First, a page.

Chambre à la Ferme de Maladrie

Maker(s)
Artist: James McNeill Whistler (1834-1903)
Historical period(s)
ca. 1861
Medium
Pencil on white paper
Dimensions
H x W: 16.9 x 21.7 cm (6 5/8 x 8 9/16 in)
Geography
United States
Credit Line
Gift of Charles Lang Freer
Collection
Freer Gallery of Art
Accession Number
F1898.155
On View Location
Currently not on view
Classification(s)
Drawing
Type

Drawing

Keywords
United States
Provenance

Seymour Haden (1818-1910), London [1]

To 1898
H. Wunderlich & Co., New York to 1898 [2]

From 1898 to 1919
Charles Lang Freer (1854-1919), purchased from H. Wunderlich & Co., through Thomas Wilmer Dewing (1851-1938), in November 1898 [3]

From 1920
Freer Gallery of Art, gift of Charles Lang Freer in 1920 [4]

Notes:

[1] See Original Whistler List, Haden Collection Drawings, pg. 1, Freer Gallery of Art and Arthur M. Sackler Gallery Archives.

[2] See Voucher No. 20, November 1898, Freer Gallery of Art and Arthur M. Sackler Gallery Archives.

[3] See note 2.

[4] The original deed of Charles Lang Freer's gift was signed in 1906. The collection was received in 1920 upon the completion of the Freer Gallery.

Previous Owner(s)

Francis Seymour Haden 1818-1910
Charles Lang Freer 1854-1919
H. Wunderlich & Co. (C.L. Freer source) 1874-1912

Label

The drawing appears to have been sketched from life, probably during Whistler's Rhineland tour. The figure at the window is difficult to read - Wedmore couldn't even tell whether it was a man or a woman in the later etching. However, it is unlikely that a miser would have posed to a stranger while counting his hoard. The figure in the window could as well be Whistler's traveling companion Delannoy. Once back in Paris, the drawing became the basis for a dramatic etching entitled The Miser (F1898.309). The drawn image was reversed and the composition simplified. Whistler increased the contrast between the dark figure and the light wall, removed the drapery from the table and bench, and cropped the space to the right of the hunched figure. Both the bench and table were lengthened. By all these means the artist emphasized spatial recession, and heightened the dramatic impact of the etching. Whistler's romanticized reworking of the farm scene as well as its new title may reflect to some extent Whistler's struggle to keep traveling once his funds had run out in Cologne. The artist reported that in some cases he met with stingy hospitality.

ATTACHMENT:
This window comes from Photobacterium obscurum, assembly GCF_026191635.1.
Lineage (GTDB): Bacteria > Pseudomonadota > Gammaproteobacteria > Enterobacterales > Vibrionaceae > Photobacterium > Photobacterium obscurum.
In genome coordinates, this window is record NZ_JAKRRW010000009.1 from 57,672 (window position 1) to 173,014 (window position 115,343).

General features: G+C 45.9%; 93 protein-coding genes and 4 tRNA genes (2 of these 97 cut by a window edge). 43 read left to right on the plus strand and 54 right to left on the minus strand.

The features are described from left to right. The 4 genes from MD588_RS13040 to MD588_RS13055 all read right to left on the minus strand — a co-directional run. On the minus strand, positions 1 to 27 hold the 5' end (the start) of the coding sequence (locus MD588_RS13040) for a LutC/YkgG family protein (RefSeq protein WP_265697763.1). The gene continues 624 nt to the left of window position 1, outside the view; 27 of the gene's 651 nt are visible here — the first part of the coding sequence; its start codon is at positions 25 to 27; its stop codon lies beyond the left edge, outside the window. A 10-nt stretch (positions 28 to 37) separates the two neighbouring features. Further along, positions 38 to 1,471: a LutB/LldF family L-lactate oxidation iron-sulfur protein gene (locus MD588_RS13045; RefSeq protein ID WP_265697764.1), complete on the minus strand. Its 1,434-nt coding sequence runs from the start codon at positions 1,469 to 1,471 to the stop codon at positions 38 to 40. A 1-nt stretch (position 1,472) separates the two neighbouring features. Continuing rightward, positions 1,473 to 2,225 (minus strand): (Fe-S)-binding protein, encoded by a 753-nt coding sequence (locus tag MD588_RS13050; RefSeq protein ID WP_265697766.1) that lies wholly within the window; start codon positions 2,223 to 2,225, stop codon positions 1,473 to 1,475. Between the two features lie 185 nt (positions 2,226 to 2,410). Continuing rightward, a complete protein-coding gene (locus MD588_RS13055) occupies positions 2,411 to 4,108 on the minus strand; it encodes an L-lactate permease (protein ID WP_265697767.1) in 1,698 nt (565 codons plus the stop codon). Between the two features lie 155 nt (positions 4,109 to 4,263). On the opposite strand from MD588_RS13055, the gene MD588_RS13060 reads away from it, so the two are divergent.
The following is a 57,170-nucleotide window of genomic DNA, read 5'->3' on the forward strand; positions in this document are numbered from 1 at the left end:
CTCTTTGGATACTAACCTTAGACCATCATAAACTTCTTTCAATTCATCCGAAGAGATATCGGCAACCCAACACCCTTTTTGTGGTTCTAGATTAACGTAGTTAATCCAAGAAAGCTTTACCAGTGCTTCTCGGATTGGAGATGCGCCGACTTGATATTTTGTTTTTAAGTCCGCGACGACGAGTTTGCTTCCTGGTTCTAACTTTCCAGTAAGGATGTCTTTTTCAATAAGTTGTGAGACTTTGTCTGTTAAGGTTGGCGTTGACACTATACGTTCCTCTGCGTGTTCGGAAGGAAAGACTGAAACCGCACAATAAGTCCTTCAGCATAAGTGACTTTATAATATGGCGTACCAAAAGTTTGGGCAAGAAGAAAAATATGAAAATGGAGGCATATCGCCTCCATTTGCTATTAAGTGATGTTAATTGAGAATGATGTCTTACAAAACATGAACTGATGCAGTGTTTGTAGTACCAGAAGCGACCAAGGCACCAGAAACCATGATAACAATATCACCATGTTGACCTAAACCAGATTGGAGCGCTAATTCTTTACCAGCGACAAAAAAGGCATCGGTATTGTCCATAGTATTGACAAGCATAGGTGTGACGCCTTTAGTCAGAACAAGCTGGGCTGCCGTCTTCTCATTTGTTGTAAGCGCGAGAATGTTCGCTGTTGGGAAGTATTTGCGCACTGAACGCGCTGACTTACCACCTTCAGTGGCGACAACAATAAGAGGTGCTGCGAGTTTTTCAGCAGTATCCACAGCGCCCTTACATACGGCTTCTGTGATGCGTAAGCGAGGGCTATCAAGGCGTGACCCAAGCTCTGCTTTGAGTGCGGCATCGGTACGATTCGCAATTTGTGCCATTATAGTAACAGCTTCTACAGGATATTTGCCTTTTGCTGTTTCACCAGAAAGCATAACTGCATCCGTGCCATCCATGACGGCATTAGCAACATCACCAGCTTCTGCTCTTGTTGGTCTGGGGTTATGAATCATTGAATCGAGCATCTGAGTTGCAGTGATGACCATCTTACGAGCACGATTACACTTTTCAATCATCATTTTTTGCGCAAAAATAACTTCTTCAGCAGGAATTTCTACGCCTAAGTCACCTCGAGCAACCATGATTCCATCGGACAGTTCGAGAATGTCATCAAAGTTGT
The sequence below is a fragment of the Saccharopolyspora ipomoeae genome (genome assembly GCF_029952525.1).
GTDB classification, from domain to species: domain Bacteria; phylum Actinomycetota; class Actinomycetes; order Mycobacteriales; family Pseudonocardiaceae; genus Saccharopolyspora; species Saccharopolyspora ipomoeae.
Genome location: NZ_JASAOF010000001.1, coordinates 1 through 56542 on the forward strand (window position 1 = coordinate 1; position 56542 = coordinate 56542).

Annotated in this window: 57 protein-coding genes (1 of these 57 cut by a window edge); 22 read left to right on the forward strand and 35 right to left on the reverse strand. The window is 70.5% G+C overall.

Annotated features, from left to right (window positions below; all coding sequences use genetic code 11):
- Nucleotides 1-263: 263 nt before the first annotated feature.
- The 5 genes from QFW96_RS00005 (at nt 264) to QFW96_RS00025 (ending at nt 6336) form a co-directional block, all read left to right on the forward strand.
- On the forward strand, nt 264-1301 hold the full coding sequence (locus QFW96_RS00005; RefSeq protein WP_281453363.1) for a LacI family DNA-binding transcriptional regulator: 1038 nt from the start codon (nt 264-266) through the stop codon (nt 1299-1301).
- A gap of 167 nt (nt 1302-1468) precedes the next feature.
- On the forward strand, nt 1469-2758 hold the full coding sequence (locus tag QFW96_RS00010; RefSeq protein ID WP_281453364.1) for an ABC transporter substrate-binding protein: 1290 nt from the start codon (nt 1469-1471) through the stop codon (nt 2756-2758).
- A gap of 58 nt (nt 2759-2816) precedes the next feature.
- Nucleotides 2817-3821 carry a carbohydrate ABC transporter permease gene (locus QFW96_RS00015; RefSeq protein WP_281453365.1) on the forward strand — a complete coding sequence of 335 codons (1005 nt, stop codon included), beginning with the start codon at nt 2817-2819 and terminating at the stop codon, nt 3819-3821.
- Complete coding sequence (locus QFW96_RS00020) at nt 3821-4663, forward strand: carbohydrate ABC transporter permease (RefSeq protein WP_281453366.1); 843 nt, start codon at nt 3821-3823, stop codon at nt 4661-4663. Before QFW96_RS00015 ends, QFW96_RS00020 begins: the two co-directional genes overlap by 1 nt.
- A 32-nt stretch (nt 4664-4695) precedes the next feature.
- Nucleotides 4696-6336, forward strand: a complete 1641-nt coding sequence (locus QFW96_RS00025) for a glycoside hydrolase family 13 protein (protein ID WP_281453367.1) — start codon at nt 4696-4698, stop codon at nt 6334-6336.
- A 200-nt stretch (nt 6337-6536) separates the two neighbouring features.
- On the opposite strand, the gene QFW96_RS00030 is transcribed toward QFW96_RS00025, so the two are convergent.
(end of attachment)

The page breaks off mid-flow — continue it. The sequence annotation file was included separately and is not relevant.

Published References
  • Margaret F. MacDonald. James McNeill Whistler: Drawings, Pastels, and Watercolours : A Catalogue Raisonné. New Haven, 1995. .
  • Howard Mansfield. A Descriptive Catalogue of the Etchings and Dry-points of James Abbott McNeill Whistler. Chicago, 1909. .
  • Katharine Lochnan. The Etchings of James McNeill Whistler. Exh. cat. New Haven and London, 1984. .
  • Edward G. Kennedy. The Etched Work of Whistler: Illustrated by Reproductions in Collotype of the Different States of the Plates. 4 vols., New York, 1910. .
  • David Park Curry. James McNeill Whistler at the Freer Gallery of Art. Washington and New York, 1984. p. 217, pl. 163.
Collection Area(s)
American Art
Web Resources
Google Cultural Institute
SI Usage Statement

Usage conditions apply

There are restrictions for re-using this image. For more information, visit the Smithsonian's Terms of Use page.

Related Objects